Some of you may have noticed that at the bottom of a lot of the pages on my website, I’ve got this button:
I’ve created an account on ko-fi.com, which is a platform that, in their words, provides “a friendly way for fans to support your work for the price of a coffee.” To put it more bluntly, I’ve created a way for people to give me money for my tutorials and stuff. At the risk of sounding arrogant, I’ll brag for just a little bit before geeking out about the new books I’ve gotten because of that little button.
Let me brag for just a sec
So I’ve put together half a dozen tutorials and another dozen or so workshops. The most popular ones are the tutorials on how to make vowel plots, how do formant extraction, measuring vowel overlap, and my series of R workshops. You can find them all on my Resources page.
These were skills that aren’t typically taught in a linguistics course, but they’re expected of sociophoneticians, and I knew I had to learn how to do them. So, I hunkered down, did lots of googling, and figured out this stuff on my own by frankensteining what I could find from lots of other pages online. After a while, word spread among my peers that I had acquired some skills, and I ended up helping lots of people do these things on their own data.
Eventually, I realized that there was a niche to be filled: my peers could benefit from a clear tutorial on some basic scripting techniques in sociophonetics. So, I started to write the tutorials that I wish I had had when I was learning this stuff. When I finish them, I share them on Twitter, and they’ve consistently remained among my most visited pages on my website. People from about ten different countries on four continents have contacted me for various reasons, explaining how useful they’ve found the tutorials. And there are likely many more anonymous folks too.
Since then, lots of other people have produced excellent tutorials that cover some of the same topics mine have. And that’s awesome! I’m just glad that people have so many resources available to them to learn these skills.
So what’s this ko-fi thing?
So someone (I forget who) offhandedly mentioned that I should charge people for my tutorials. There was no way I was going to do that. I got this information for free, so I give it for free.
But, I figured if people wanted to donate money, well, who was I to stop them? So I looked around and settled on Ko-fi as a way to give people that opportunity if they wanted to take it. It seems simple enough: the button above will take you to my Ko-fi page, and from there you can donate $3, or about the price of a coffee. Ironically, I don’t drink coffee, so you can think of it as a fancy glass bottle of Coca-Cola or something. The money gets sent to my PayPal account and I can deposit into my bank account.
So I set it up, put and put it at the bottom of my tutorials, and didn’t think anything of it because I didn’t expect much to happen. But slowly, here and there—and much to my surprise—the donations came in. It’s not bumping me up to the next tax bracket or anything, but it does make me feel that the work I put into the tutorials is appreciated.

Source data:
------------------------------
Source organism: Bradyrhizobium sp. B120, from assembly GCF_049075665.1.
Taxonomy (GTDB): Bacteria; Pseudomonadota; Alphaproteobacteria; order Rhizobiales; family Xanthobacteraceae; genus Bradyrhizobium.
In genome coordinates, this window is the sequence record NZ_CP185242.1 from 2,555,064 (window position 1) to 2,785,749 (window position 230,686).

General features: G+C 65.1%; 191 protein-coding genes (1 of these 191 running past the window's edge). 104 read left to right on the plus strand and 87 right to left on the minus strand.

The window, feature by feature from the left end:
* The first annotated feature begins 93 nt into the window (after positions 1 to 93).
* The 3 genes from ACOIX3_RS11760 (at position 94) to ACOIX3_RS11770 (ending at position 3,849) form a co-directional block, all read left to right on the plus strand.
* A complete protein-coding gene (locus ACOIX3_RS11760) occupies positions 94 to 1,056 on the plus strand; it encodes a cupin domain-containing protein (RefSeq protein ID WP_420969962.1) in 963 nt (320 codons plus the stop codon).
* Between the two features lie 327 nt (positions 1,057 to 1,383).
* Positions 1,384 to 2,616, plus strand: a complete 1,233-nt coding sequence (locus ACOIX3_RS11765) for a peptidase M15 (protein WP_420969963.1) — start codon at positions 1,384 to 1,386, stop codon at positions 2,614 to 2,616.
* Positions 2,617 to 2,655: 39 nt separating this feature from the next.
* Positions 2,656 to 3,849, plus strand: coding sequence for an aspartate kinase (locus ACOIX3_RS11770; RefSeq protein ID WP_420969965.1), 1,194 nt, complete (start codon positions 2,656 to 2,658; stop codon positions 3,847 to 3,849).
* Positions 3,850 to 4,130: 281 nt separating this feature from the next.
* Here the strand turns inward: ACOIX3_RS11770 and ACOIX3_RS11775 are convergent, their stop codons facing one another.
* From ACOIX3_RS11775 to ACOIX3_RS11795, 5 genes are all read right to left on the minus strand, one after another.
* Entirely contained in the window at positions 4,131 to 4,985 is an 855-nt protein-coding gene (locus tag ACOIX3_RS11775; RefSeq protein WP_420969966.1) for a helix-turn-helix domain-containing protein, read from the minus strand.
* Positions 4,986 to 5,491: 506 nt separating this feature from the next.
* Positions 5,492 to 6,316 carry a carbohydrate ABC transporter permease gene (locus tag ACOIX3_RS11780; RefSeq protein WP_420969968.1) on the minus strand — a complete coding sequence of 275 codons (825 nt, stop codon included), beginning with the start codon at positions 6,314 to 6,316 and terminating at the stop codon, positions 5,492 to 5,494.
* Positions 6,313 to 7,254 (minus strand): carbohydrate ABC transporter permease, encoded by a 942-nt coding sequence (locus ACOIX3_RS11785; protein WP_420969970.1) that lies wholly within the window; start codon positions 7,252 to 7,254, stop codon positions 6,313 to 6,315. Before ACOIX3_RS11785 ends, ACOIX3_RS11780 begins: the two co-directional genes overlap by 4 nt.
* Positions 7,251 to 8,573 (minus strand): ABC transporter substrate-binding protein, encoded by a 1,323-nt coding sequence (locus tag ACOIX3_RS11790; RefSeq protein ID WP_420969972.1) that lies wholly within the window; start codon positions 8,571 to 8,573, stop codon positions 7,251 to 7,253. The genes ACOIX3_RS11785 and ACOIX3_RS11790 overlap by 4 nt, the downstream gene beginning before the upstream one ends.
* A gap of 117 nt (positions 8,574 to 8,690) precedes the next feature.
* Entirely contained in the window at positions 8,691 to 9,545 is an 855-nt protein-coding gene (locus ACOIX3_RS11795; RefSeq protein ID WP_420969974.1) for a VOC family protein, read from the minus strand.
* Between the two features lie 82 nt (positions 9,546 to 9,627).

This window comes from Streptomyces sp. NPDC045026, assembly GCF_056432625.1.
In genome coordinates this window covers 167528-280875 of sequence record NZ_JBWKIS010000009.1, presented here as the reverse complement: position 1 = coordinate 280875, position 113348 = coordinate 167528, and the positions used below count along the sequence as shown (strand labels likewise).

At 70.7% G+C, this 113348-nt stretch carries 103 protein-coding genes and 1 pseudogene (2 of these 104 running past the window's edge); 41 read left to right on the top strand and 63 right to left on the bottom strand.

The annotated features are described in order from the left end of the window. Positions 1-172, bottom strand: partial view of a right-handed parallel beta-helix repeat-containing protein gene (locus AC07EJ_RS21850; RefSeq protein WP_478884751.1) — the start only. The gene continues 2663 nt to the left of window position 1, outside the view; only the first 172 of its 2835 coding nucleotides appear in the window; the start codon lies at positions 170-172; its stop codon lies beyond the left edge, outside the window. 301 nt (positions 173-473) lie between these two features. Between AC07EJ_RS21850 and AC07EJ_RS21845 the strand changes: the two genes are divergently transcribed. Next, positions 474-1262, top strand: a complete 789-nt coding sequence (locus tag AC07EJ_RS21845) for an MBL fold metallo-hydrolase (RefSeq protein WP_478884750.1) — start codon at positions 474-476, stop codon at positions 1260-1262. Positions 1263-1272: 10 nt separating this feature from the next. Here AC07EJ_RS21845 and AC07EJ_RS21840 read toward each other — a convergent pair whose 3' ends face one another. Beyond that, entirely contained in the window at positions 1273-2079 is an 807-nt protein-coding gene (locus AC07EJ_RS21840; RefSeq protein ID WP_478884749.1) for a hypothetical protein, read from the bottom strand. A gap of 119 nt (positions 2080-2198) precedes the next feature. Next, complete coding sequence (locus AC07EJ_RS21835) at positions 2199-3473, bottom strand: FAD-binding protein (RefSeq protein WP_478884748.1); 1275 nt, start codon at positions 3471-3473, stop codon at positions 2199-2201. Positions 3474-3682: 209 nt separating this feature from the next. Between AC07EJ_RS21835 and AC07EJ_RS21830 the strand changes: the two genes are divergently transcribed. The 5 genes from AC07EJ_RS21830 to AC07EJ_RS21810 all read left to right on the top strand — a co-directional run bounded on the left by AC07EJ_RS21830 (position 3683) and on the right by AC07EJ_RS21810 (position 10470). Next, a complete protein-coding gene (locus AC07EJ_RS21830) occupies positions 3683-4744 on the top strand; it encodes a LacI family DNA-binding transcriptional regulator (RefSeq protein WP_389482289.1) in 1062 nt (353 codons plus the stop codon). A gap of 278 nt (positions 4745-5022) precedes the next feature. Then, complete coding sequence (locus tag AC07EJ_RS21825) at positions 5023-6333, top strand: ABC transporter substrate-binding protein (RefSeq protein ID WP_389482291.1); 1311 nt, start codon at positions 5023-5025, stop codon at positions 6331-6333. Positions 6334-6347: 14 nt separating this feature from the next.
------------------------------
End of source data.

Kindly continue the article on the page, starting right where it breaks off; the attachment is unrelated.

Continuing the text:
What am I doing with the money?
Instead of just dumping it into my bank account, I figure I should do something special with the money. I decided to get a couple books. In particular, I wanted to get some books on data visualization, since that’s relevant to the tutorials themselves.
My first goal was Data Visualization by Kieren Healy. I had been following the book as it was approaching publication and was excited to see it’s positive reception. Yes, it’s pretty much all available online, but I wanted the physical copy for two reasons. For one, it’s a beautiful book and a paragon of excellence in typography. But also, I should return the favor of financially supporting someone who produces tutorials online. Thanks to one large donation that bumped me well past my goal, I’m now a proud owner of Healy’s book!
So I tweeted about it and did a small humble brag. And again, much to my surprise, some more donations came in! So in the same week, I met my second goal of purchasing Fundamentals of Data Visualization by Claus O. Wilke.
I’m now realizing the front phone on my camera is quite fuzzy.
With these two books in hand, I hope my knowledge of data visualization will increase and that this percolates into future tutorials and workshops.
So I didn’t think this whole thing would work. Apparently it has. I’ve now started to compile a list of additional books I’d like to get, including Edward Tufte’s quartet of data visualization books, some linguistics books I’ve been meaning to get, and a couple statistics manuals.
The reason for all this is to say thank you. I’m so thrilled to hear that people seem to find some utility in my tutorials, and I’m humbled that some folks went out of their way to send me a little extra pocket money as a token of their appreciation. I’m honored to be helping the linguistics community in a small way. Thank you.